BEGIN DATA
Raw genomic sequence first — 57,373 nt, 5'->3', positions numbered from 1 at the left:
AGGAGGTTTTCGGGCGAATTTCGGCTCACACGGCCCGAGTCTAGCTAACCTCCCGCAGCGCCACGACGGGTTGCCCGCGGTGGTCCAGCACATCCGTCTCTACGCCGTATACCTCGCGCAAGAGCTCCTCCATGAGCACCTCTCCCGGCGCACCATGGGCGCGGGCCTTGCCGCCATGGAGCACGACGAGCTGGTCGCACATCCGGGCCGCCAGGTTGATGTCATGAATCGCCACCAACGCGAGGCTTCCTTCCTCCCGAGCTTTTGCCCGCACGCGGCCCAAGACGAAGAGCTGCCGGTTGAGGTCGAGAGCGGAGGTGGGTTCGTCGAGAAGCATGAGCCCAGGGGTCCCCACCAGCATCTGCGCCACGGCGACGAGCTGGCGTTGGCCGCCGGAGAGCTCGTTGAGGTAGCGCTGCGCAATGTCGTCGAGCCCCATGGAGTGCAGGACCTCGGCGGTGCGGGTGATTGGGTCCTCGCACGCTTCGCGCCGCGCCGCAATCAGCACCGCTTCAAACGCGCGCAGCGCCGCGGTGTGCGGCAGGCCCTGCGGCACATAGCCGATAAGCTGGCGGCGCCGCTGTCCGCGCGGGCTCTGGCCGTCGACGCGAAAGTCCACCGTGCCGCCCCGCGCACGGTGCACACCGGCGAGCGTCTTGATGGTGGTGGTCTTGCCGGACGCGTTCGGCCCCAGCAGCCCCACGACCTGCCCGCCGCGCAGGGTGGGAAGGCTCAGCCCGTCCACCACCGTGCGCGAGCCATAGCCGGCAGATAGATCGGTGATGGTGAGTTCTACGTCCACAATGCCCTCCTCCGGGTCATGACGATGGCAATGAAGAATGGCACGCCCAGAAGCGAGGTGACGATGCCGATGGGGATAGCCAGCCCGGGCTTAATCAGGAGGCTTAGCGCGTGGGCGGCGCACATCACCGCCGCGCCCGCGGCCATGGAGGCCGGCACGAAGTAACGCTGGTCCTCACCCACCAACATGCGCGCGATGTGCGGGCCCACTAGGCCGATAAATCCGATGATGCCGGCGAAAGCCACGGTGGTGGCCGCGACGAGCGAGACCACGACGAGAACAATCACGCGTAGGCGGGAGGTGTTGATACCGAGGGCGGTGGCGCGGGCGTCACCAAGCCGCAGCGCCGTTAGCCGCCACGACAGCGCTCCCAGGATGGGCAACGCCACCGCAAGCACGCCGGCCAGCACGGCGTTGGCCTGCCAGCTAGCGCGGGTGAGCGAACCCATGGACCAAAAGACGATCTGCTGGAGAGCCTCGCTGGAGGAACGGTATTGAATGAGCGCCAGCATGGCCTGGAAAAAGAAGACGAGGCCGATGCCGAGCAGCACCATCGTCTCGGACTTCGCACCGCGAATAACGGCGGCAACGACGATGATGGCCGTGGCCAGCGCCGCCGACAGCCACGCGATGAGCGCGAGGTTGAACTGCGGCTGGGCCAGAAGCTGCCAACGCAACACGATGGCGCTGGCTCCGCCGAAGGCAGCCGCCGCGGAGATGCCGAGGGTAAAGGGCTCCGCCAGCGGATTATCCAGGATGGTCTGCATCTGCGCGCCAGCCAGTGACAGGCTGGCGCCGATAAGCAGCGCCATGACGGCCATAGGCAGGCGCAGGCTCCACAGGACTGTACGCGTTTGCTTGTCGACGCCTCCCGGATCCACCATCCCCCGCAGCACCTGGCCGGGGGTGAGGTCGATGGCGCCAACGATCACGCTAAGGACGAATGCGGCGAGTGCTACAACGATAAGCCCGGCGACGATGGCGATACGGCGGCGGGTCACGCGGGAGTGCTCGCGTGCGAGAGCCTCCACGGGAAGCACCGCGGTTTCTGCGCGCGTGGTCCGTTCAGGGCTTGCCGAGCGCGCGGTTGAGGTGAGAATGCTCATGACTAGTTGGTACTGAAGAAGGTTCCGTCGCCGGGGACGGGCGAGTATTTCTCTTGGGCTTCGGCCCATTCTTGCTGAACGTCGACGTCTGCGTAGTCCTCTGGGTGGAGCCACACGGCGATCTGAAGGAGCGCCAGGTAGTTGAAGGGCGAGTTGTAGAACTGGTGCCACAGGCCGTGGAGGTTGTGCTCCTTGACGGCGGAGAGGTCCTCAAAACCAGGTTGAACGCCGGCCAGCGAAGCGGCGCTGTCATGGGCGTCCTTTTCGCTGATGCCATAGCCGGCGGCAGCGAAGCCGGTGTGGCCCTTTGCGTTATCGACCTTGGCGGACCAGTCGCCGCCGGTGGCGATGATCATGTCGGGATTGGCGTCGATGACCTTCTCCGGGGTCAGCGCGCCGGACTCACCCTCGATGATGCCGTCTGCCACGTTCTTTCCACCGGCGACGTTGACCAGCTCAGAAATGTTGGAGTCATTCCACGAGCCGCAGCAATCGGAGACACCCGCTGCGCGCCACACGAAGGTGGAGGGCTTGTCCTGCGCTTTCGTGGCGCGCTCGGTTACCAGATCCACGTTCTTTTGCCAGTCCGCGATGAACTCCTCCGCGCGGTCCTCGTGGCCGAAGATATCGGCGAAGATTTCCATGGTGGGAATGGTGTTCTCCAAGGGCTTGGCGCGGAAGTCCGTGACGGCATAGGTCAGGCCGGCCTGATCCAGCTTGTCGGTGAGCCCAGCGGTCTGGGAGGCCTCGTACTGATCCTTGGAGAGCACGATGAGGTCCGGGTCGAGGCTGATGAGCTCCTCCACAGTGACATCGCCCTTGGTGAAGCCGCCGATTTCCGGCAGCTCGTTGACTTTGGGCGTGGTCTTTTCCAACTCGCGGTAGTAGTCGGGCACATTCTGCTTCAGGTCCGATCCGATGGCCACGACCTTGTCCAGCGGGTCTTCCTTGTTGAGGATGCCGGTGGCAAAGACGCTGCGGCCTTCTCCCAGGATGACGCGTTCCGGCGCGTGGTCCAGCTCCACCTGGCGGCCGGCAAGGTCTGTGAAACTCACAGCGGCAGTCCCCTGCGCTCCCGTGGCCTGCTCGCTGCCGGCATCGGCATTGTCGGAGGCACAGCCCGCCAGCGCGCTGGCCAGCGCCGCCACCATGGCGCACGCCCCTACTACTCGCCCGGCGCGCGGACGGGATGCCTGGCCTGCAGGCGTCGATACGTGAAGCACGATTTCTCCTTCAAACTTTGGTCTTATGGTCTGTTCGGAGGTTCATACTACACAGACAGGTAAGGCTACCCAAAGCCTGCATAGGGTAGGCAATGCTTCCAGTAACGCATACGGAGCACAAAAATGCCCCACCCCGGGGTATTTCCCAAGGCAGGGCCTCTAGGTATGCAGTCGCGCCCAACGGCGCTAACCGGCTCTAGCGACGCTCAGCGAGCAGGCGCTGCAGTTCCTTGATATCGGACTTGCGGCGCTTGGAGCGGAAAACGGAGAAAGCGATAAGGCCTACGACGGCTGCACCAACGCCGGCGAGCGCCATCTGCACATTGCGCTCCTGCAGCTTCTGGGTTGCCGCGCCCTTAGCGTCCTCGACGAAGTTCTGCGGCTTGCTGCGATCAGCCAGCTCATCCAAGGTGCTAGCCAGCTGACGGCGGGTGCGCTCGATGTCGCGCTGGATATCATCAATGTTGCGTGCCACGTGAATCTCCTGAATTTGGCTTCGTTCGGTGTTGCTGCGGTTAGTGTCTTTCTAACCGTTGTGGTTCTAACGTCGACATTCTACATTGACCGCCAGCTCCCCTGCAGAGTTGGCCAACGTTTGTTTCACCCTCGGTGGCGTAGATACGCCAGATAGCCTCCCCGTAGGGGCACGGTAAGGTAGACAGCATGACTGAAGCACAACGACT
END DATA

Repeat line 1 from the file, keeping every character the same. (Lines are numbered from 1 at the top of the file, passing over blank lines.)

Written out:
Raw genomic sequence first — 57,373 nt, 5'->3', positions numbered from 1 at the left: